That is unfair to a child and to those fathers who would be willing to assume responsibility for the abandoned child’s well-being.

Society needs to insure that a birth father of a baby is first entitled to notice and the opportunity to assume custody before his child is abandoned and left with strangers forever.

(Named one of “America’s Best Lawyers” by Forbes Radio, Jeffery Leving is the author of two ground-breaking books, Fathers’ Rights and Divorce Wars. He can be reached at www.DadsRights.com.)

Friday, November 4, 2011

Emotion can be a father’s worst enemy

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Emotion can be a father’s worst enemy
By Jeffery M. Leving

Too often, fathers go into a divorce with the wrong attitude. Sometimes it is out of anger due to victimization and sometimes it is out of surrender driven by depression. Divorce is driven by individual emotions so it is not surprising. But controlling your emotions is a key to insuring that fathers’ rights are protected.

Many fathers are far too willing to merely sign-off on a divorce. In far too many cases that I have seen, a spouse will seek legal advice from a divorce lawyer, and then present her husband with a proposed legal settlement.

Wanting to be as supportive as they can, many fathers will “trust” that their rights have been protected by their spouse’s attorney.

But that is rarely the case, if ever.

The spouse’s attorney is vested with the responsibility to do what’s best for his or her client. That means not only trying to get a fair and equitable division of the marriage assets for their client, but also getting more. “More” often includes excessive child support and maintenance for the spouse. It may often include custody issues involving children, if there are any in the marriage. More often than not, it will involve property rights with the balance going to the spouse. Unfairly. Wrongly. And unequitably.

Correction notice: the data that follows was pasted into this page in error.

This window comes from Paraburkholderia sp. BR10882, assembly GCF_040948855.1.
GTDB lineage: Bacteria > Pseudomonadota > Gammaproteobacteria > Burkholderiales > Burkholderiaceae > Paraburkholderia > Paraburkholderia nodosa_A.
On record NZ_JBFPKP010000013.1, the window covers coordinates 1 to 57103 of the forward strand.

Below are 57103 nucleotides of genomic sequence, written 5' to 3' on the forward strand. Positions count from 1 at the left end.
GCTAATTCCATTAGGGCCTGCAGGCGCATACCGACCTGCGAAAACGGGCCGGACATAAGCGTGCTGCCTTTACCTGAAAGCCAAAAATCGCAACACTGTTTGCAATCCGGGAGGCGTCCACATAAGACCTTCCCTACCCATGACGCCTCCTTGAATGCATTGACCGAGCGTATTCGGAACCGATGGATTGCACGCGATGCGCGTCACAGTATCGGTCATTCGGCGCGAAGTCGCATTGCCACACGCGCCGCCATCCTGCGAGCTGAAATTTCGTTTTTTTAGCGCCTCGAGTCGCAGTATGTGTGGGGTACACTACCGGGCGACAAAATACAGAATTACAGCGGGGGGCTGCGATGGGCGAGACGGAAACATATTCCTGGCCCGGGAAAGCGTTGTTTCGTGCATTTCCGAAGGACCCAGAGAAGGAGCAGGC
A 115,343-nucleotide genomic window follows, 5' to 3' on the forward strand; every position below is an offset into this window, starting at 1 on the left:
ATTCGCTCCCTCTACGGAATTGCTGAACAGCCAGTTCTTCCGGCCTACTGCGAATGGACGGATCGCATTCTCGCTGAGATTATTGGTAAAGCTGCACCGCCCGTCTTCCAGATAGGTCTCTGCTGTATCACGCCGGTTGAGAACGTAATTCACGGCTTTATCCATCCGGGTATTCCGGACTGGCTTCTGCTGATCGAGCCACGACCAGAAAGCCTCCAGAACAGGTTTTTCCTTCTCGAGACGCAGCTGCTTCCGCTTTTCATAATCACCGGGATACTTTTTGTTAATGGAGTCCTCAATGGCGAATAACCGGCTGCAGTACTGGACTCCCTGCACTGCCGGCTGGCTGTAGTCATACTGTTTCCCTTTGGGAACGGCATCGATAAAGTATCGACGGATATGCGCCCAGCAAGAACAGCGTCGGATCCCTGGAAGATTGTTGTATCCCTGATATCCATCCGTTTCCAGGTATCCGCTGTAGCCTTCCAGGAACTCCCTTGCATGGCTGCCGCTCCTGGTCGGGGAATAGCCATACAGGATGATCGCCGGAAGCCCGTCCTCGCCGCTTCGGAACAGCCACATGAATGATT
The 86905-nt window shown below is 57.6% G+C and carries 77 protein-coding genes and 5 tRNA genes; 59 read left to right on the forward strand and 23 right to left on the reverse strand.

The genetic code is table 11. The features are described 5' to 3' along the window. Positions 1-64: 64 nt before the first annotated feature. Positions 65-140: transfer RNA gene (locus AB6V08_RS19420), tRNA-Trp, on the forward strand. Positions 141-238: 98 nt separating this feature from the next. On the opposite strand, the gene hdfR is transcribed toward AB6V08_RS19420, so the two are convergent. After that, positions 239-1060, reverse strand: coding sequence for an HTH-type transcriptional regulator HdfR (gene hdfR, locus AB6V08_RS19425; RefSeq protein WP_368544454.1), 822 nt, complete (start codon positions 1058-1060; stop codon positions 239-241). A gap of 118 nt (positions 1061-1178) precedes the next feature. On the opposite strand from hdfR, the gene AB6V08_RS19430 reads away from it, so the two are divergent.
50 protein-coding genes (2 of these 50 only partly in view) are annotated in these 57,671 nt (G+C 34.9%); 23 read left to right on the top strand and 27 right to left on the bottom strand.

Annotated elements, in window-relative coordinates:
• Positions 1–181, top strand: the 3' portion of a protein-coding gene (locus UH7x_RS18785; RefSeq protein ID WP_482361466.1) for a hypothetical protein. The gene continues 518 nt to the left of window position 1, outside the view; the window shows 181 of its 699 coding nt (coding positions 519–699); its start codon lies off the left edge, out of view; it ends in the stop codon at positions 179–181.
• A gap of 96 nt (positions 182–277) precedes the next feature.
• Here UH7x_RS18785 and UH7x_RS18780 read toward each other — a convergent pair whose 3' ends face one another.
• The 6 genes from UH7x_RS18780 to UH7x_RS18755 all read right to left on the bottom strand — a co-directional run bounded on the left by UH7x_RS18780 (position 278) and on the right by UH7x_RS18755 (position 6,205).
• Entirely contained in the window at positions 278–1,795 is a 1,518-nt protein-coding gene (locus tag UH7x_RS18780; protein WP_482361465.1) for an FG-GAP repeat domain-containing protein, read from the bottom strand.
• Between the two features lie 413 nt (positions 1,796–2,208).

In order to protect your rights, a father must stand up first for his rights, the rights of his children and the rights to property and assets. You cannot take anything for granted.

That means never – I repeat never – accept and sign a divorce agreement without having your own lawyer carefully examine the contract’s details and the circumstances of the marriage dissolution. Otherwise, you can become a target looking for an arrow.

Too often, fathers believe they are doing the best for their family, even divided, by simply surrendering in a divorce and by not contesting divorce demands from the spouse.

Too often, fathers will surrender their rights without even knowing what rights they have surrendered, or how the divorce agreement they are signing will impact their lives and their relationship with their children.

You must get competent legal assistance. Although many people believe that settling using one lawyer, often times the spouse’s attorney, will save them money and reduce the cost of a divorce, in almost every case, the costs soar and the complications that are caused by an unfair agreement drive those costs up even more. Not to mention the stress and mental trauma that will accompany signing away one's rights without even knowing what they signed away.

Always consult a lawyer. It can’t hurt as much as not consulting with one.

Fathers’ rights can only be protected when a father makes the conscious decision to do what’s right for his family. An equitable divorce settlement will pave the way for better future relations, less stress and an environment that will be most conducive for the development and growth of the children.

Oftentimes, it will also save both sides money.

You need to find an empathetic attorney to represent you who understands these issues and challenges. You need an attorney who can help you stay in control of your emotions, recognize and avoid unfavorable custody arrangements, and protect your relationship with your children.

Shared parenting agreements are manageable when the father has professional and proper representation.

Don’t let your emotions drive you into an agreement that you will realize later was wrong, unfair and not in the best interests of your children or yourself.

It is when you are getting a divorce that you have the most control of your own future and of your fathers' rights.

(Named one of “America’s Best Lawyers” by Forbes Radio, Jeffery Leving is the author of two ground-breaking books, Fathers’ Rights and Divorce Wars. He can be reached at www.DadsRights.com.)